Heat is an under-rated adversary in the south of France (Pic: Content Lab)

Cue a lot of sweating; I’m grateful for the salty serrano ham on top of my market pizza at the bottom, as well as my full water bottles. I settle into my rhythm as best I can, ready to enjoy – and endure – a climb which seems to combine the best features of the previous days’ riding. Sheltered switchbacks lead to a quirky one-way system in Eaux-Bonnes, before the road pitches upwards again.

In the more open roads, you get incredible views of dramatic rock faces as you approach the ski station at Gourette. I’m slowly dragging in a French club rider merrily spinning his 32t rear sprocket, and I arrive at his back wheel here – but I can’t get past. With my body flaring up once more with fatigue, I can’t trust myself not to hurt it further by accelerating past and gapping him, so I try sitting on his wheel for a while.

  • About Bike Basque

  • Bike Basque offer a range of cycling tours in the Pyrenees, Basque Country and Burgundy. Visit the Bike Basque website for more information.

Alas, I can’t, and the previous two days’ efforts leaning more on my healthy left leg begin to take their toll. He just begins to gap me, and I fight in vain to hold the wheel. ‘François’, as I come to call him under my breath, is simply stronger than me on this day. I’ve burned my matches, and with the need to at least try to look good and strong (we’ve got some photographers tailing us on this day), I’m beginning to suffer.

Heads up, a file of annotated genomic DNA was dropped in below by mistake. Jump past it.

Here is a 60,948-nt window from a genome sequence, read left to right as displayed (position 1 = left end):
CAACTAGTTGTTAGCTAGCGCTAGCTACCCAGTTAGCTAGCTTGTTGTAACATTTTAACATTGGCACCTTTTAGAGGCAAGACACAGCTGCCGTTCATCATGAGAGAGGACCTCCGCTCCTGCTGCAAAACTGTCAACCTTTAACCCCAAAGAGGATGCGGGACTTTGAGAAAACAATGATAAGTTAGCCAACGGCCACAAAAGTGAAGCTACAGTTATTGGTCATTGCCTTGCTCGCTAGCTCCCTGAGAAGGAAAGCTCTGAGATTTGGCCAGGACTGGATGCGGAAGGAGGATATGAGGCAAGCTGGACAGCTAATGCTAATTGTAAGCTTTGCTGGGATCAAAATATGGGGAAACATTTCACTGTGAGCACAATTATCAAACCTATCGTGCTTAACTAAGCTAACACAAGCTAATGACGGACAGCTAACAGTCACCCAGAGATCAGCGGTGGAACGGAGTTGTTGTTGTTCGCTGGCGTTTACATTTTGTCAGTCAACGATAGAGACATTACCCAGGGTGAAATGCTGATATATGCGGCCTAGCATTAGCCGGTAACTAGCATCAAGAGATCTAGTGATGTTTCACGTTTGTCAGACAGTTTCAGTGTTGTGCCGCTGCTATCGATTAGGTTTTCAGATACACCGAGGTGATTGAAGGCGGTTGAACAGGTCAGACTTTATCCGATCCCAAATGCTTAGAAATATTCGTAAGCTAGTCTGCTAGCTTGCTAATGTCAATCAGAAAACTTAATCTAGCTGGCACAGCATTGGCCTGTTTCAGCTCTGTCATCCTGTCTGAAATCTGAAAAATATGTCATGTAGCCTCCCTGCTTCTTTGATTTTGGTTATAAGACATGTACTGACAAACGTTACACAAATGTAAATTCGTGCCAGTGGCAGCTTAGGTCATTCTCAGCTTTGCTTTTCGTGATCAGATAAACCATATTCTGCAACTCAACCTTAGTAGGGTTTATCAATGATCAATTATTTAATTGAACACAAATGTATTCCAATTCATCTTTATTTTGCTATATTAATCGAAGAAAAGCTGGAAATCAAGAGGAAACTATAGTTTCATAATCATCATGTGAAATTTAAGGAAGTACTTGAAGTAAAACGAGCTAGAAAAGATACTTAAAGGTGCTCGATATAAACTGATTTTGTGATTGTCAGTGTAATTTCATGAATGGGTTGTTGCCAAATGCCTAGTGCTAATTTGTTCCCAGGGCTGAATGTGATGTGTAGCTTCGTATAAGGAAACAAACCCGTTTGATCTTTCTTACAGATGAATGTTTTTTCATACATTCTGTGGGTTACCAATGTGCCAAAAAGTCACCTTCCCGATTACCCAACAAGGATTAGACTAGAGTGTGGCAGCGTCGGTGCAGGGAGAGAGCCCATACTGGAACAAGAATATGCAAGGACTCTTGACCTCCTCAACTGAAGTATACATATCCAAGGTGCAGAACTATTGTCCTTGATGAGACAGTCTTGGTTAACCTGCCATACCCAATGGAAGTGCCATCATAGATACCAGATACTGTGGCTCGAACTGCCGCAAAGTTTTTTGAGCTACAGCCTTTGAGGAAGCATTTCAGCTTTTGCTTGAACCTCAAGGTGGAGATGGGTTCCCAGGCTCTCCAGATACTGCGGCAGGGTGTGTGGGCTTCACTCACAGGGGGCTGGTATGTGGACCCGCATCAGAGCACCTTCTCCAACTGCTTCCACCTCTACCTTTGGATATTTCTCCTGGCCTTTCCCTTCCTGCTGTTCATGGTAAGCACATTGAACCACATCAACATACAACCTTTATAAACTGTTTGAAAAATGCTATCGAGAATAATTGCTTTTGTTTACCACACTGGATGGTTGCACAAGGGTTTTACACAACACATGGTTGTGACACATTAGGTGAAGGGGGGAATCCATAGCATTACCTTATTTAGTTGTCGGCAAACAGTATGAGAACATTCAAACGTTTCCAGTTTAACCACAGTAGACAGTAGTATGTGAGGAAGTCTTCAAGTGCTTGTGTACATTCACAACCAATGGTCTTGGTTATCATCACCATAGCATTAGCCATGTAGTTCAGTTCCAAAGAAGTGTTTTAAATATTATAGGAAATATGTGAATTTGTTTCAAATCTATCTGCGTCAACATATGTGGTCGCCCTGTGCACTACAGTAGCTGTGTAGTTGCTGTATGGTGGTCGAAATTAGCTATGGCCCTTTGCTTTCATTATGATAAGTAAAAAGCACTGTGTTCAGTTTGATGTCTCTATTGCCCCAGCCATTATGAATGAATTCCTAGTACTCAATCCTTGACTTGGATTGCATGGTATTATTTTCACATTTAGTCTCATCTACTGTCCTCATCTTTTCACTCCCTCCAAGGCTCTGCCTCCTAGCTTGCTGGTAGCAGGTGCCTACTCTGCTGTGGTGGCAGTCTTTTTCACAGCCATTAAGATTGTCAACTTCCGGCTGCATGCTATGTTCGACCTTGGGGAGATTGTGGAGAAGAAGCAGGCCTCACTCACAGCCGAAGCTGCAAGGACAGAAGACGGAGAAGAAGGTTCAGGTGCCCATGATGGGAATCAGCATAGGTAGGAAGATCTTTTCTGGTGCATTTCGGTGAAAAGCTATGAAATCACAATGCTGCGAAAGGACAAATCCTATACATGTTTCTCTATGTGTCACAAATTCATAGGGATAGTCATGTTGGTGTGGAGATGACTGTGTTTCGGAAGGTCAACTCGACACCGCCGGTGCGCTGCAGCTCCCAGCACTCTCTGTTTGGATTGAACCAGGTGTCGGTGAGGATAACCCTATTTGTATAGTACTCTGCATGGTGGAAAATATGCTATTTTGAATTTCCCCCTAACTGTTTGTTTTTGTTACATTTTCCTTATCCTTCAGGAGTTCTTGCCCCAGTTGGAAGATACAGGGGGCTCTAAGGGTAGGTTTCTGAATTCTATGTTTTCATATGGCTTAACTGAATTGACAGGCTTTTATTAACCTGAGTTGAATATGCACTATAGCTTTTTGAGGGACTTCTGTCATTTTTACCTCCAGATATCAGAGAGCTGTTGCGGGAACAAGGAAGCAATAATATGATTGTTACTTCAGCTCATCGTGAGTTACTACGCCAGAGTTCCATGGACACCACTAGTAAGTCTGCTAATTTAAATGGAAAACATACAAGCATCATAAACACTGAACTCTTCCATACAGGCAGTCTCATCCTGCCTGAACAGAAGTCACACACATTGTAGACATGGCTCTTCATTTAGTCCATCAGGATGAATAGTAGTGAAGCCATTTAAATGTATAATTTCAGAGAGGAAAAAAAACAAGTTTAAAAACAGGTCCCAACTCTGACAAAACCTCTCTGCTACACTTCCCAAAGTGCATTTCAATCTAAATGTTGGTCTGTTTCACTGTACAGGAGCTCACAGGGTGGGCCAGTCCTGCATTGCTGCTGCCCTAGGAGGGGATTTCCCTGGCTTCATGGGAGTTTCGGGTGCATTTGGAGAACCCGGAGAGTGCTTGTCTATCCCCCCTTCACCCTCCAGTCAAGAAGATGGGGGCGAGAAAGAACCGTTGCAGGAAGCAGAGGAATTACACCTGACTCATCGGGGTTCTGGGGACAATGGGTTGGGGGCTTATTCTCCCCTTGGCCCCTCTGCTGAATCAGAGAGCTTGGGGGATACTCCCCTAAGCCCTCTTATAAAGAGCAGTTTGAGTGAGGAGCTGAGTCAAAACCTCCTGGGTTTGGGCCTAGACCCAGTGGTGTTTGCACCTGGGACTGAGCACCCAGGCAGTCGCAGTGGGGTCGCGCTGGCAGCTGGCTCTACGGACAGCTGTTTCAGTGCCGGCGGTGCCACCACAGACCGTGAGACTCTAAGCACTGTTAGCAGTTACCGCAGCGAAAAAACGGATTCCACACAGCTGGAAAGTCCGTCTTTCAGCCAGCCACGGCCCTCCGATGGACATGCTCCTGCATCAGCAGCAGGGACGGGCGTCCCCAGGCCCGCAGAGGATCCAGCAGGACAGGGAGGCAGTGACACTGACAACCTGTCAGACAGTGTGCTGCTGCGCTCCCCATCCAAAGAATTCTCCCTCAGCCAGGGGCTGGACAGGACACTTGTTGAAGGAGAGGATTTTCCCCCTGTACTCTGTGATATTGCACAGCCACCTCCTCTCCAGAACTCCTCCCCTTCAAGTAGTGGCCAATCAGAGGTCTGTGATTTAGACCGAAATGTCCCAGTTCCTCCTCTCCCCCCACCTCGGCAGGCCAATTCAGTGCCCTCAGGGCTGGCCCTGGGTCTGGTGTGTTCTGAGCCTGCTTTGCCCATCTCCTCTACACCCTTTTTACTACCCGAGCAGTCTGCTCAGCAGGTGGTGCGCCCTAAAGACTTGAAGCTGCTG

The top takes an age to arrive, with an unkind hump around a switchback in the last kilometre (even more unkindly filmed by the photographer’s drone), but when it does finally arrive the hostel at the top is welcome relief. Rolling over the still-visible Vuelta finish line, complete with slightly faded Cofidis road paint, I park my bike up and promptly buy myself a Magnum.

Well, if you can’t treat yourself on this trip to the Pyrenees, on this climb, on my birthday, then when can you?